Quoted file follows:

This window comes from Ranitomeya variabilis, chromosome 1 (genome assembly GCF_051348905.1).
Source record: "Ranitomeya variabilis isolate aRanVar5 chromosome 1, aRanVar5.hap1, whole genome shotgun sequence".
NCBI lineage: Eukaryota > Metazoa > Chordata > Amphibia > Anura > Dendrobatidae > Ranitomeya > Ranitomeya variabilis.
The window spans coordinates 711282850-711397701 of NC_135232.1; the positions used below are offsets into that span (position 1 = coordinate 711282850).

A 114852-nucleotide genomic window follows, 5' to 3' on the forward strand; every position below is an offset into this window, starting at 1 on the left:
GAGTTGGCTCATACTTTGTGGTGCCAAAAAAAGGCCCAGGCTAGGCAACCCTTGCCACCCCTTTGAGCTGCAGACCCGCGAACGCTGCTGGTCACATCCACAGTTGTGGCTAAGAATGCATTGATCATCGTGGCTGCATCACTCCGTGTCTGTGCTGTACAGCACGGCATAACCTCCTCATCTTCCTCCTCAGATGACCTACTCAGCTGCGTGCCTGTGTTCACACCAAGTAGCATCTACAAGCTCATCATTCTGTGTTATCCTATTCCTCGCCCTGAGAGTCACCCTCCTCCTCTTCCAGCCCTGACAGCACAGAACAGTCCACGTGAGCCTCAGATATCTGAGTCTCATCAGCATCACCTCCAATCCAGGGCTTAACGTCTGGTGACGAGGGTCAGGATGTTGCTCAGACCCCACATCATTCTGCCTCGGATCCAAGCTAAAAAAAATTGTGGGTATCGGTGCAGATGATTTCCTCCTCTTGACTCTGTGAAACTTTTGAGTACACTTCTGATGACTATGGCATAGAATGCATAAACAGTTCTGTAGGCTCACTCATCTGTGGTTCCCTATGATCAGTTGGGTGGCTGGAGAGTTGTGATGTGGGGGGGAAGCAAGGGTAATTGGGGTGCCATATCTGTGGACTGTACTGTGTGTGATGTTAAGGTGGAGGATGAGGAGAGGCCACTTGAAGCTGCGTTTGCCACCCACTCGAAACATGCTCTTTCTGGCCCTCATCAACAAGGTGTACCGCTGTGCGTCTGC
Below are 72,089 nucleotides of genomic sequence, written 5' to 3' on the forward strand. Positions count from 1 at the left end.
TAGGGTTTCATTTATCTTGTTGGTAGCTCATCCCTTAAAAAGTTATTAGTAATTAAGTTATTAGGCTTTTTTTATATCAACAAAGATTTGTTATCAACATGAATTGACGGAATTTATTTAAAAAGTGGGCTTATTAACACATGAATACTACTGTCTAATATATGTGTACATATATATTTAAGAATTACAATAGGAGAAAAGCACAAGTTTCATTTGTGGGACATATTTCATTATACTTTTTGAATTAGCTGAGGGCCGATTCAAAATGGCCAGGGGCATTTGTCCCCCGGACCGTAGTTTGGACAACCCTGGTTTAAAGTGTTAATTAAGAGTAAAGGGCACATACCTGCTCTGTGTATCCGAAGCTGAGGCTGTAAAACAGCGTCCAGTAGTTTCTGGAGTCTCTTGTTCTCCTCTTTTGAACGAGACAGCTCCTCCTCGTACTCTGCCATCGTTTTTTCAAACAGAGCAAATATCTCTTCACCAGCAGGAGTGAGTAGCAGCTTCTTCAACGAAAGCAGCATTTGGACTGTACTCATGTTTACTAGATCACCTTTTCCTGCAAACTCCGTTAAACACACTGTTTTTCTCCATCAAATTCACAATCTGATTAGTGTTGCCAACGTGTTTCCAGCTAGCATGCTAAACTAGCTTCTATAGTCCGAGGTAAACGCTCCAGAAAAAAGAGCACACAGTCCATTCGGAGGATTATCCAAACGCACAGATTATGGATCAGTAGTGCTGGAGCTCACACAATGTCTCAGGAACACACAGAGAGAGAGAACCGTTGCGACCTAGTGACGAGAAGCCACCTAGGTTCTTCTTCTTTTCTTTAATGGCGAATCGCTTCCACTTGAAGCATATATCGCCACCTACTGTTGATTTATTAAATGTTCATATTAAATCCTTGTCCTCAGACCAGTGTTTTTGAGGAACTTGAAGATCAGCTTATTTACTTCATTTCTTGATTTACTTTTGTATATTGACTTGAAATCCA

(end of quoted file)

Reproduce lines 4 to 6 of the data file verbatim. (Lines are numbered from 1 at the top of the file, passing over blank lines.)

The window spans coordinates 711282850-711397701 of NC_135232.1; the positions used below are offsets into that span (position 1 = coordinate 711282850).

A 114852-nucleotide genomic window follows, 5' to 3' on the forward strand; every position below is an offset into this window, starting at 1 on the left:
GAGTTGGCTCATACTTTGTGGTGCCAAAAAAAGGCCCAGGCTAGGCAACCCTTGCCACCCCTTTGAGCTGCAGACCCGCGAACGCTGCTGGTCACATCCACAGTTGTGGCTAAGAATGCATTGATCATCGTGGCTGCATCACTCCGTGTCTGTGCTGTACAGCACGGCATAACCTCCTCATCTTCCTCCTCAGATGACCTACTCAGCTGCGTGCCTGTGTTCACACCAAGTAGCATCTACAAGCTCATCATTCTGTGTTATCCTATTCCTCGCCCTGAGAGTCACCCTCCTCCTCTTCCAGCCCTGACAGCACAGAACAGTCCACGTGAGCCTCAGATATCTGAGTCTCATCAGCATCACCTCCAATCCAGGGCTTAACGTCTGGTGACGAGGGTCAGGATGTTGCTCAGACCCCACATCATTCTGCCTCGGATCCAAGCTAAAAAAAATTGTGGGTATCGGTGCAGATGATTTCCTCCTCTTGACTCTGTGAAACTTTTGAGTACACTTCTGATGACTATGGCATAGAATGCATAAACAGTTCTGTAGGCTCACTCATCTGTGGTTCCCTATGATCAGTTGGGTGGCTGGAGAGTTGTGATGTGGGGGGGAAGCAAGGGTAATTGGGGTGCCATATCTGTGGACTGTACTGTGTGTGATGTTAAGGTGGAGGATGAGGAGAGGCCACTTGAAGCTGCGTTTGCCACCCACTCGAAACATGCTCTTTCTGGCCCTCATCAACAAGGTGTACCGCTGTGCGTCTGC